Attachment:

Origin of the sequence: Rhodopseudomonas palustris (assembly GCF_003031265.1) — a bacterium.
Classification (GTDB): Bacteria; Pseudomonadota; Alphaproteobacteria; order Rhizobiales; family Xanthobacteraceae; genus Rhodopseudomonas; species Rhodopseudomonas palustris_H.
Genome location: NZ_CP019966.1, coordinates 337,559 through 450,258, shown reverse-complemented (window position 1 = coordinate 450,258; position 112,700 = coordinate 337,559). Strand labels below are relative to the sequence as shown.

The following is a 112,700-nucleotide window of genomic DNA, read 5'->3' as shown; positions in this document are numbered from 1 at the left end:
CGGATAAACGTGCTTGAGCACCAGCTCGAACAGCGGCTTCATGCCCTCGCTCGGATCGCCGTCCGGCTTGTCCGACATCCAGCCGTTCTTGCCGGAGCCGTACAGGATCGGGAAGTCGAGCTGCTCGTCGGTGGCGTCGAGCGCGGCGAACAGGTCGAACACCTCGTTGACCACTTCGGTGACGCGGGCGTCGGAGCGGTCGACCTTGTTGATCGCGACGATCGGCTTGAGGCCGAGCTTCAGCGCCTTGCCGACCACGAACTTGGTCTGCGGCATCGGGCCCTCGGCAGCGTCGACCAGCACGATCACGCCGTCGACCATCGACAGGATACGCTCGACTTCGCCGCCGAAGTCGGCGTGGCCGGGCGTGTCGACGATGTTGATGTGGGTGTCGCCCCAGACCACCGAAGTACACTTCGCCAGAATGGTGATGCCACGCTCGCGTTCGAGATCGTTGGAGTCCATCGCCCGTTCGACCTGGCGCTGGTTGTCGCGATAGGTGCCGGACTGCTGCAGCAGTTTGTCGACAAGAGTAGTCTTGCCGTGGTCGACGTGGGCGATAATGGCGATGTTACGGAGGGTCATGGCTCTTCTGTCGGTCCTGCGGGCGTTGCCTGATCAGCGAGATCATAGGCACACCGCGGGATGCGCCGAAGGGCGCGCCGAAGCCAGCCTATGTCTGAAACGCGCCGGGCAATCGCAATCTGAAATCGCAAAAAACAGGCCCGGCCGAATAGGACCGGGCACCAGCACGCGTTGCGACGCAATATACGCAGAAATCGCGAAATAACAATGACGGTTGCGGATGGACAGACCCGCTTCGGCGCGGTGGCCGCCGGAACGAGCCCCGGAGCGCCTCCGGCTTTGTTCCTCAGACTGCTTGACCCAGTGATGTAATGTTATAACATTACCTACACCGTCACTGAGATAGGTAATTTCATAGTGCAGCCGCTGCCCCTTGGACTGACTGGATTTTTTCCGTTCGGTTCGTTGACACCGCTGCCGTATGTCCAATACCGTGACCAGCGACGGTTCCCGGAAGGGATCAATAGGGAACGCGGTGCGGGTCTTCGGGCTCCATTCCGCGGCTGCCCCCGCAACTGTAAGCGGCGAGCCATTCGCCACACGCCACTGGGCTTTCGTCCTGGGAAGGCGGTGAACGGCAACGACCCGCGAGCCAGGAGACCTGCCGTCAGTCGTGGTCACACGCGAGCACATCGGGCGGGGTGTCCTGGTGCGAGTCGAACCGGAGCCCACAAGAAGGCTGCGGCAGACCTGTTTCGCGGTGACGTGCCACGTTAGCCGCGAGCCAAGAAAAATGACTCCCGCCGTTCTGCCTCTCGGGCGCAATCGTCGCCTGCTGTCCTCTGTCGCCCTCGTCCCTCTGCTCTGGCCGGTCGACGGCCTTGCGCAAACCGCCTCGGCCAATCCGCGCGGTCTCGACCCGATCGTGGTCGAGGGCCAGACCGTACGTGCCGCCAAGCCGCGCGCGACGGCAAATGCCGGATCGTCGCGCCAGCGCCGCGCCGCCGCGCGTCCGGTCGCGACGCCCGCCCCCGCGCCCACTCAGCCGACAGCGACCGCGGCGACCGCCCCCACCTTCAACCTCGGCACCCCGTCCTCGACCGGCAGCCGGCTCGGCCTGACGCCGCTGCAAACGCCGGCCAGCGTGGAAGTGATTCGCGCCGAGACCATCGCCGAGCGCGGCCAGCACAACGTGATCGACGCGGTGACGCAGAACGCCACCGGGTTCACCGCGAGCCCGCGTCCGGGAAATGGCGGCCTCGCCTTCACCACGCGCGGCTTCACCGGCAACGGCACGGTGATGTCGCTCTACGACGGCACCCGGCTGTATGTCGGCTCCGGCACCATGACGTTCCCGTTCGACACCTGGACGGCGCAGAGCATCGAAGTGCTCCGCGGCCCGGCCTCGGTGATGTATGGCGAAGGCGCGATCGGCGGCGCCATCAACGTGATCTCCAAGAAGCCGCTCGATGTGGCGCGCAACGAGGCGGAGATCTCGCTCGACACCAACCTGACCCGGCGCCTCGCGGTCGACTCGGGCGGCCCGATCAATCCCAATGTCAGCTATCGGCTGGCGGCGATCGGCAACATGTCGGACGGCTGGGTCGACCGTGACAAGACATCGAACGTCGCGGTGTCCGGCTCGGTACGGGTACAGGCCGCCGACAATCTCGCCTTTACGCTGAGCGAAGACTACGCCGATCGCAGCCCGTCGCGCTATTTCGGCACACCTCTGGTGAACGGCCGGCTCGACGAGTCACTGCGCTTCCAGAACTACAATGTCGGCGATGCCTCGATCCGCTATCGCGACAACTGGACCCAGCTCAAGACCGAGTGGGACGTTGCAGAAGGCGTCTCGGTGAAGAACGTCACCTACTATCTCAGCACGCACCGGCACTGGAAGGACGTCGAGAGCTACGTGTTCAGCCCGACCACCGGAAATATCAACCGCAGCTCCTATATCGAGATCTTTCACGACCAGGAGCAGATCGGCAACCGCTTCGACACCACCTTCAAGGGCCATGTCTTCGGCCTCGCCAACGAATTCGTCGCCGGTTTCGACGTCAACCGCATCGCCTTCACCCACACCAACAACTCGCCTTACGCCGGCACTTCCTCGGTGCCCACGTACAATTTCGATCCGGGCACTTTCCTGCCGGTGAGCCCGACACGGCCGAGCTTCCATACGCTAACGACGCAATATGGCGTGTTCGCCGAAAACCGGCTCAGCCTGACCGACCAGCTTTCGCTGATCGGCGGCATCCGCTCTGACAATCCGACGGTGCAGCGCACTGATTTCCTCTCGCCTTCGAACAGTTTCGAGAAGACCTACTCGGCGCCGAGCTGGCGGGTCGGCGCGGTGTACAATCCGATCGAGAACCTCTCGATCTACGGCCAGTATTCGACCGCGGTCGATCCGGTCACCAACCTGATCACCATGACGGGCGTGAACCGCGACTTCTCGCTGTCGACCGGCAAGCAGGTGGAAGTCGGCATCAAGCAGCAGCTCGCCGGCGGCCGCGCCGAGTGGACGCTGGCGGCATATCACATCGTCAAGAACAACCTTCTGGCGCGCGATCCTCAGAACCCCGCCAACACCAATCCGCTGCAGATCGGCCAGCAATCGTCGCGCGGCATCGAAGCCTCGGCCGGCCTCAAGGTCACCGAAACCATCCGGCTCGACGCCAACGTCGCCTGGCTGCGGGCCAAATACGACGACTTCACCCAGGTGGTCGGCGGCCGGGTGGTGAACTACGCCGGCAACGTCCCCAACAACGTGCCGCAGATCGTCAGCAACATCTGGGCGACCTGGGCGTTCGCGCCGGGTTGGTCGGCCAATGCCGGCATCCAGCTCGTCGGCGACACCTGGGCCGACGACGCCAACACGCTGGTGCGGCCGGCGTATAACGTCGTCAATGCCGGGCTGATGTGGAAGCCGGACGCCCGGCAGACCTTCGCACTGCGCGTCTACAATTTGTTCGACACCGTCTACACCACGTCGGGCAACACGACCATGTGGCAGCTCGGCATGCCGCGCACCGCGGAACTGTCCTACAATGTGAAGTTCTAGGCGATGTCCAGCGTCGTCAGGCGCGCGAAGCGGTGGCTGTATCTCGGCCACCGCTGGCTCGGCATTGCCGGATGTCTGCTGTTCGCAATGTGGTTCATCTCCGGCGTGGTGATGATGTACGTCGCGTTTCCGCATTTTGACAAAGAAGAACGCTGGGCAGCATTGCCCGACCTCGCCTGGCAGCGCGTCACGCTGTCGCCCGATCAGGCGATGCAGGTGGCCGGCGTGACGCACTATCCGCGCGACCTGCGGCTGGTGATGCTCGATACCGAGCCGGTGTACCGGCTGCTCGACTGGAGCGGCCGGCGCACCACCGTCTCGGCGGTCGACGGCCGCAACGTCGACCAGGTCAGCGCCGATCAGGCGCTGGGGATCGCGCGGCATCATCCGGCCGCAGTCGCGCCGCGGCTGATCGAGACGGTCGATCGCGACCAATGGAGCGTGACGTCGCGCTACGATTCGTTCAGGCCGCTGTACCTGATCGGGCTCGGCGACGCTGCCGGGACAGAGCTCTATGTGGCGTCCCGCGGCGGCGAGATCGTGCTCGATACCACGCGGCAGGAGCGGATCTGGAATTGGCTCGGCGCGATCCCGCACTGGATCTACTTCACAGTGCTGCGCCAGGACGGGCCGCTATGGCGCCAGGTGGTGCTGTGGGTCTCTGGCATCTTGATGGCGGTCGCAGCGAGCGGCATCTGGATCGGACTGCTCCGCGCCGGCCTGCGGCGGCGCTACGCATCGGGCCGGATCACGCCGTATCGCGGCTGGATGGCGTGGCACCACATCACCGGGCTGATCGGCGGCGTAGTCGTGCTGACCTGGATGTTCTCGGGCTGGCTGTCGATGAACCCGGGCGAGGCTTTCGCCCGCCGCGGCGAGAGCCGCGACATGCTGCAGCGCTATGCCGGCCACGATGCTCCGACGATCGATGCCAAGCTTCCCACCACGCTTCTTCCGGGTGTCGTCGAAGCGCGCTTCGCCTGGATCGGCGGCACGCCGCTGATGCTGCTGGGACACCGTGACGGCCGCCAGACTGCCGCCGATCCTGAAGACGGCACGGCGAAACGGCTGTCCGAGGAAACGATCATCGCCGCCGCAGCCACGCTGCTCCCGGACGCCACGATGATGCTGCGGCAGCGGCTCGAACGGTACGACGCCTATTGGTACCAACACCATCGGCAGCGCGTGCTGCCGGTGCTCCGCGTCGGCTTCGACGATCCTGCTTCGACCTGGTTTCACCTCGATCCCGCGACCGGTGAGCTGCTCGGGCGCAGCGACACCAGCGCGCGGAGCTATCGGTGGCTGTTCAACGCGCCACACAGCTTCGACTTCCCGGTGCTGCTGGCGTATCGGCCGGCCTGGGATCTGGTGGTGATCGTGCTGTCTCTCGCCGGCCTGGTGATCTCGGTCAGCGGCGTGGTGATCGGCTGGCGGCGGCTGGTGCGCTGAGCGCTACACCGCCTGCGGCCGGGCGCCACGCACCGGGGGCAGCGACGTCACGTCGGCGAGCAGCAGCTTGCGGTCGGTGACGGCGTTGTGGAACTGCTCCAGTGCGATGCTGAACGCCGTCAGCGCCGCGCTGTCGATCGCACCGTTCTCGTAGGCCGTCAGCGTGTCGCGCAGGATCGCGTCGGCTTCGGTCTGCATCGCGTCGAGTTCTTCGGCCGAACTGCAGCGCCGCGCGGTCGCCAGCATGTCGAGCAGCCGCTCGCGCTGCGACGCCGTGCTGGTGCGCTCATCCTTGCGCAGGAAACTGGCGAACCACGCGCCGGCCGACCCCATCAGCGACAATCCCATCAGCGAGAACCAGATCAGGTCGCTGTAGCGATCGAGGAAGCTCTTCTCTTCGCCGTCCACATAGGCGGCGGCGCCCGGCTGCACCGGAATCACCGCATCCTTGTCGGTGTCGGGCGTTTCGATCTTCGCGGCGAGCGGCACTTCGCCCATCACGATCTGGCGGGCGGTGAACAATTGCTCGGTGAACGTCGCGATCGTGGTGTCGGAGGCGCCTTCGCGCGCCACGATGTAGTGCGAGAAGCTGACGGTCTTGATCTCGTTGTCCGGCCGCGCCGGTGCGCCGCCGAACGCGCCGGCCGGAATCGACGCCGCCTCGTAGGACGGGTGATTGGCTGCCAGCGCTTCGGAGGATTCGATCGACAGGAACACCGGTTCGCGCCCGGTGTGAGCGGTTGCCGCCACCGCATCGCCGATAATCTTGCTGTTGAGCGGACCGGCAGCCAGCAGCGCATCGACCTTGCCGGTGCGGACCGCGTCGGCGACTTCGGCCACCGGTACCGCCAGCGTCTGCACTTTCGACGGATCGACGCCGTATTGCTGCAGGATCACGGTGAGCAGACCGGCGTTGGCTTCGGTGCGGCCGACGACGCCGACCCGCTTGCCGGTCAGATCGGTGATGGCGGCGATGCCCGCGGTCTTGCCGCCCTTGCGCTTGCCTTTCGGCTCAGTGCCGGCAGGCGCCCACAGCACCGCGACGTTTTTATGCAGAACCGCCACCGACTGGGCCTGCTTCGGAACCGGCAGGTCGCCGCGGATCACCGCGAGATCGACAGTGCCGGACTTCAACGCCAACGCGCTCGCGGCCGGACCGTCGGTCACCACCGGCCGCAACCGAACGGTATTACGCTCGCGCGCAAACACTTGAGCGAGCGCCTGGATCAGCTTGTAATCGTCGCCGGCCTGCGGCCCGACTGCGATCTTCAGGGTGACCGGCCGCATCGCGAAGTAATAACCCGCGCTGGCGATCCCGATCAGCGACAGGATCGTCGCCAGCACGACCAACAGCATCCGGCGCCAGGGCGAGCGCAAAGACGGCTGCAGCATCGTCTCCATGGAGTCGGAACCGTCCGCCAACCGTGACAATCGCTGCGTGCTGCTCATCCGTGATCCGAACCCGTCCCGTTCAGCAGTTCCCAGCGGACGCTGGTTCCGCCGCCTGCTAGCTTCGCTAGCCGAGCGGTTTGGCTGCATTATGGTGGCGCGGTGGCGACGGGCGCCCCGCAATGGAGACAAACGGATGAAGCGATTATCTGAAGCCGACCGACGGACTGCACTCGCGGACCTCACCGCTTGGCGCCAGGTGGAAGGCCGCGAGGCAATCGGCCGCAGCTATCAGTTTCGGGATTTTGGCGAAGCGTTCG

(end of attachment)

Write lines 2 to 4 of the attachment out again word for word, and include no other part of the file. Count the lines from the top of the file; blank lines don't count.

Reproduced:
Classification (GTDB): Bacteria; Pseudomonadota; Alphaproteobacteria; order Rhizobiales; family Xanthobacteraceae; genus Rhodopseudomonas; species Rhodopseudomonas palustris_H.
Genome location: NZ_CP019966.1, coordinates 337,559 through 450,258, shown reverse-complemented (window position 1 = coordinate 450,258; position 112,700 = coordinate 337,559). Strand labels below are relative to the sequence as shown.

The following is a 112,700-nucleotide window of genomic DNA, read 5'->3' as shown; positions in this document are numbered from 1 at the left end: